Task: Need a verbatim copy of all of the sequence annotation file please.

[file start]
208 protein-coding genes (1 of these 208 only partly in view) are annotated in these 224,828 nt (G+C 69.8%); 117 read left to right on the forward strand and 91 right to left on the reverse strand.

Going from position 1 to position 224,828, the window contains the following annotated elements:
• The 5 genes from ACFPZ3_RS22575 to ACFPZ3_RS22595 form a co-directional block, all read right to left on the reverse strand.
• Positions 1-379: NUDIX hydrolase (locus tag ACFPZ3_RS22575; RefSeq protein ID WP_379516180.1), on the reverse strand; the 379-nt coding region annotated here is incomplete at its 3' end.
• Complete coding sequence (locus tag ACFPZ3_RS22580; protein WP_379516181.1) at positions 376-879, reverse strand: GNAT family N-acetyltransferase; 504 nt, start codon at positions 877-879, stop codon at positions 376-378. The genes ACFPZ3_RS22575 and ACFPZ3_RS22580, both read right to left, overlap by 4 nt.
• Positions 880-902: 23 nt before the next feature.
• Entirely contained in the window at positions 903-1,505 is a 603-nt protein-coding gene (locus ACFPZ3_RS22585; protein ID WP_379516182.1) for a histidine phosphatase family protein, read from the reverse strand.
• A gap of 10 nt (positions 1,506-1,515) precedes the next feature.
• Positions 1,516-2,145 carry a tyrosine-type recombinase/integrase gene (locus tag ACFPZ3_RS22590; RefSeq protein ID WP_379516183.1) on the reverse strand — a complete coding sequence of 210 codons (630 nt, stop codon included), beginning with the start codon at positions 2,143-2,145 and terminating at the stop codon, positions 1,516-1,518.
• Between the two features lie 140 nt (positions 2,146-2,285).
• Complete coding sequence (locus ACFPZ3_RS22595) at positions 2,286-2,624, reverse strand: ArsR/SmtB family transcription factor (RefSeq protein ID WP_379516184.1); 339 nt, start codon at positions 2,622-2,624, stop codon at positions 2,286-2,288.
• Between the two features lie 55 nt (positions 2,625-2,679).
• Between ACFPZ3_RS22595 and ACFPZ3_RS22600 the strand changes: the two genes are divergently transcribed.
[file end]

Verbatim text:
208 protein-coding genes (1 of these 208 only partly in view) are annotated in these 224,828 nt (G+C 69.8%); 117 read left to right on the forward strand and 91 right to left on the reverse strand.

Going from position 1 to position 224,828, the window contains the following annotated elements:
• The 5 genes from ACFPZ3_RS22575 to ACFPZ3_RS22595 form a co-directional block, all read right to left on the reverse strand.
• Positions 1-379: NUDIX hydrolase (locus tag ACFPZ3_RS22575; RefSeq protein ID WP_379516180.1), on the reverse strand; the 379-nt coding region annotated here is incomplete at its 3' end.
• Complete coding sequence (locus tag ACFPZ3_RS22580; protein WP_379516181.1) at positions 376-879, reverse strand: GNAT family N-acetyltransferase; 504 nt, start codon at positions 877-879, stop codon at positions 376-378. The genes ACFPZ3_RS22575 and ACFPZ3_RS22580, both read right to left, overlap by 4 nt.
• Positions 880-902: 23 nt before the next feature.
• Entirely contained in the window at positions 903-1,505 is a 603-nt protein-coding gene (locus ACFPZ3_RS22585; protein ID WP_379516182.1) for a histidine phosphatase family protein, read from the reverse strand.
• A gap of 10 nt (positions 1,506-1,515) precedes the next feature.
• Positions 1,516-2,145 carry a tyrosine-type recombinase/integrase gene (locus tag ACFPZ3_RS22590; RefSeq protein ID WP_379516183.1) on the reverse strand — a complete coding sequence of 210 codons (630 nt, stop codon included), beginning with the start codon at positions 2,143-2,145 and terminating at the stop codon, positions 1,516-1,518.
• Between the two features lie 140 nt (positions 2,146-2,285).
• Complete coding sequence (locus ACFPZ3_RS22595) at positions 2,286-2,624, reverse strand: ArsR/SmtB family transcription factor (RefSeq protein ID WP_379516184.1); 339 nt, start codon at positions 2,622-2,624, stop codon at positions 2,286-2,288.
• Between the two features lie 55 nt (positions 2,625-2,679).
• Between ACFPZ3_RS22595 and ACFPZ3_RS22600 the strand changes: the two genes are divergently transcribed.